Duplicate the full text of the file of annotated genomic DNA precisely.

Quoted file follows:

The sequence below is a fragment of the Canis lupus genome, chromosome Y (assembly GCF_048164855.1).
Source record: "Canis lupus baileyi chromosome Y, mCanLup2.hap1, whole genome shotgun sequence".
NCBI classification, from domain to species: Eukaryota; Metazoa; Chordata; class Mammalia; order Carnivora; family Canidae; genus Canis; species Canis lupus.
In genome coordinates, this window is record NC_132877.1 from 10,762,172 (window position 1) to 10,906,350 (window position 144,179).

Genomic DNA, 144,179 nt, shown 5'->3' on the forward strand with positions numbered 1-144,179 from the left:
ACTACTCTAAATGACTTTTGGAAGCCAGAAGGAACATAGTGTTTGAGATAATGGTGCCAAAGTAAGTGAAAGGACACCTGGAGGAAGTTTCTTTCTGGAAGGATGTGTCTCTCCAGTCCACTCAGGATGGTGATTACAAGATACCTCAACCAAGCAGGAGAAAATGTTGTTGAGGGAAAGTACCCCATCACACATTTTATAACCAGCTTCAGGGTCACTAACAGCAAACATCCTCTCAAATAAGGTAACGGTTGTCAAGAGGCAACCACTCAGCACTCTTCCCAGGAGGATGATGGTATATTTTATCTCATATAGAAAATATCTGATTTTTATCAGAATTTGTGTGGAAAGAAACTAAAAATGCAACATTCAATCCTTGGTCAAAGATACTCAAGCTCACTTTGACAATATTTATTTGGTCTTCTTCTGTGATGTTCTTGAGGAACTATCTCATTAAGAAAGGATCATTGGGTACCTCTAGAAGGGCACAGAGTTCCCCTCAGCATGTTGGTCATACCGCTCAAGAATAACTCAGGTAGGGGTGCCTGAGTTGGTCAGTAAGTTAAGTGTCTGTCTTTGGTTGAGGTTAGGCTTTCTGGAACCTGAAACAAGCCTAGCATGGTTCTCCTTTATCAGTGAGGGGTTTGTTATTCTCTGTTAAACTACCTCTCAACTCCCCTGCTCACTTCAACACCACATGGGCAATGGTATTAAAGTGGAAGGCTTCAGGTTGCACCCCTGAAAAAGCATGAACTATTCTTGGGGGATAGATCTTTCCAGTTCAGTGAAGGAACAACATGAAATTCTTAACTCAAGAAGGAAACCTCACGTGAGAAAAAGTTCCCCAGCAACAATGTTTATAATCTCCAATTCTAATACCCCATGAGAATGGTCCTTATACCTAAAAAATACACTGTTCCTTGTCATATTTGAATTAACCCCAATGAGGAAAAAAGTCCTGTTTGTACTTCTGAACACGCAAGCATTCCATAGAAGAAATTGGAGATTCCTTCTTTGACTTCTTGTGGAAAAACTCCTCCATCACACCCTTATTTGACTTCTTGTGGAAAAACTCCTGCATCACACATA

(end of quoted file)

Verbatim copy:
The sequence below is a fragment of the Canis lupus genome, chromosome Y (assembly GCF_048164855.1).
Source record: "Canis lupus baileyi chromosome Y, mCanLup2.hap1, whole genome shotgun sequence".
NCBI classification, from domain to species: Eukaryota; Metazoa; Chordata; class Mammalia; order Carnivora; family Canidae; genus Canis; species Canis lupus.
In genome coordinates, this window is record NC_132877.1 from 10,762,172 (window position 1) to 10,906,350 (window position 144,179).

Genomic DNA, 144,179 nt, shown 5'->3' on the forward strand with positions numbered 1-144,179 from the left:
ACTACTCTAAATGACTTTTGGAAGCCAGAAGGAACATAGTGTTTGAGATAATGGTGCCAAAGTAAGTGAAAGGACACCTGGAGGAAGTTTCTTTCTGGAAGGATGTGTCTCTCCAGTCCACTCAGGATGGTGATTACAAGATACCTCAACCAAGCAGGAGAAAATGTTGTTGAGGGAAAGTACCCCATCACACATTTTATAACCAGCTTCAGGGTCACTAACAGCAAACATCCTCTCAAATAAGGTAACGGTTGTCAAGAGGCAACCACTCAGCACTCTTCCCAGGAGGATGATGGTATATTTTATCTCATATAGAAAATATCTGATTTTTATCAGAATTTGTGTGGAAAGAAACTAAAAATGCAACATTCAATCCTTGGTCAAAGATACTCAAGCTCACTTTGACAATATTTATTTGGTCTTCTTCTGTGATGTTCTTGAGGAACTATCTCATTAAGAAAGGATCATTGGGTACCTCTAGAAGGGCACAGAGTTCCCCTCAGCATGTTGGTCATACCGCTCAAGAATAACTCAGGTAGGGGTGCCTGAGTTGGTCAGTAAGTTAAGTGTCTGTCTTTGGTTGAGGTTAGGCTTTCTGGAACCTGAAACAAGCCTAGCATGGTTCTCCTTTATCAGTGAGGGGTTTGTTATTCTCTGTTAAACTACCTCTCAACTCCCCTGCTCACTTCAACACCACATGGGCAATGGTATTAAAGTGGAAGGCTTCAGGTTGCACCCCTGAAAAAGCATGAACTATTCTTGGGGGATAGATCTTTCCAGTTCAGTGAAGGAACAACATGAAATTCTTAACTCAAGAAGGAAACCTCACGTGAGAAAAAGTTCCCCAGCAACAATGTTTATAATCTCCAATTCTAATACCCCATGAGAATGGTCCTTATACCTAAAAAATACACTGTTCCTTGTCATATTTGAATTAACCCCAATGAGGAAAAAAGTCCTGTTTGTACTTCTGAACACGCAAGCATTCCATAGAAGAAATTGGAGATTCCTTCTTTGACTTCTTGTGGAAAAACTCCTCCATCACACCCTTATTTGACTTCTTGTGGAAAAACTCCTGCATCACACATA